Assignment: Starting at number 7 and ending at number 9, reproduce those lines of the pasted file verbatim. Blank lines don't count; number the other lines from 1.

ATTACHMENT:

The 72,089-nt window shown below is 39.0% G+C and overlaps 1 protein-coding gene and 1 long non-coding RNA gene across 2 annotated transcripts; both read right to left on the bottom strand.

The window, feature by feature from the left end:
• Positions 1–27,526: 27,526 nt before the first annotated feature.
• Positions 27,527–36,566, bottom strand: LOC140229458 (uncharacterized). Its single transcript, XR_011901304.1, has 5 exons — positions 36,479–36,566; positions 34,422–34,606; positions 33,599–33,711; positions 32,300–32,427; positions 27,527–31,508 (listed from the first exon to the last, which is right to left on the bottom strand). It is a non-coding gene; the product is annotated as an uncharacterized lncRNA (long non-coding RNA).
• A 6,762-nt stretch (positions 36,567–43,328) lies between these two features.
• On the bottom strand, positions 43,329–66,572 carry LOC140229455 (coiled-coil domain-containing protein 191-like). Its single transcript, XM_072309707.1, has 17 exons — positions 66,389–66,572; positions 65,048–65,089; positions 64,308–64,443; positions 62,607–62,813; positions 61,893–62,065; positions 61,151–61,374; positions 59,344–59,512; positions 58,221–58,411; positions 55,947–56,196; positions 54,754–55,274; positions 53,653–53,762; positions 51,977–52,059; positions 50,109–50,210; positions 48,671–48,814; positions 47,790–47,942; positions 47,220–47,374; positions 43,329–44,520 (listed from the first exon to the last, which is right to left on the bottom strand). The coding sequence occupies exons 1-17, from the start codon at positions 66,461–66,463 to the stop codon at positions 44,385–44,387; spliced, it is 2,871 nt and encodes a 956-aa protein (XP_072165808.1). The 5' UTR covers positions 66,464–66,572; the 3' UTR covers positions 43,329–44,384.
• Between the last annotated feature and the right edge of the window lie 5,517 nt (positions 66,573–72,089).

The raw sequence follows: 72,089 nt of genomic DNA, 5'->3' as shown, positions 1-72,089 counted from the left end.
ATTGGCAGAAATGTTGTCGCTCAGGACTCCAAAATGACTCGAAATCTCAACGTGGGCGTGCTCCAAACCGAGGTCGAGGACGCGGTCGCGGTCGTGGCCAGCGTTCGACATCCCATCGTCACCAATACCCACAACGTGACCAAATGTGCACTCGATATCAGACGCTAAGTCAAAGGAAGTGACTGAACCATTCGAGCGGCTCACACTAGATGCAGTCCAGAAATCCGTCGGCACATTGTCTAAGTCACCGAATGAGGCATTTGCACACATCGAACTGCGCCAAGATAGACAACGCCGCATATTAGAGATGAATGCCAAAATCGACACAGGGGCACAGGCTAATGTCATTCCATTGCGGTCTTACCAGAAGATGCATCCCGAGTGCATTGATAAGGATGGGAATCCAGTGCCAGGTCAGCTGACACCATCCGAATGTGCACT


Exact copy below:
• Between the last annotated feature and the right edge of the window lie 5,517 nt (positions 66,573–72,089).

The raw sequence follows: 72,089 nt of genomic DNA, 5'->3' as shown, positions 1-72,089 counted from the left end.
ATTGGCAGAAATGTTGTCGCTCAGGACTCCAAAATGACTCGAAATCTCAACGTGGGCGTGCTCCAAACCGAGGTCGAGGACGCGGTCGCGGTCGTGGCCAGCGTTCGACATCCCATCGTCACCAATACCCACAACGTGACCAAATGTGCACTCGATATCAGACGCTAAGTCAAAGGAAGTGACTGAACCATTCGAGCGGCTCACACTAGATGCAGTCCAGAAATCCGTCGGCACATTGTCTAAGTCACCGAATGAGGCATTTGCACACATCGAACTGCGCCAAGATAGACAACGCCGCATATTAGAGATGAATGCCAAAATCGACACAGGGGCACAGGCTAATGTCATTCCATTGCGGTCTTACCAGAAGATGCATCCCGAGTGCATTGATAAGGATGGGAATCCAGTGCCAGGTCAGCTGACACCATCCGAATGTGCACT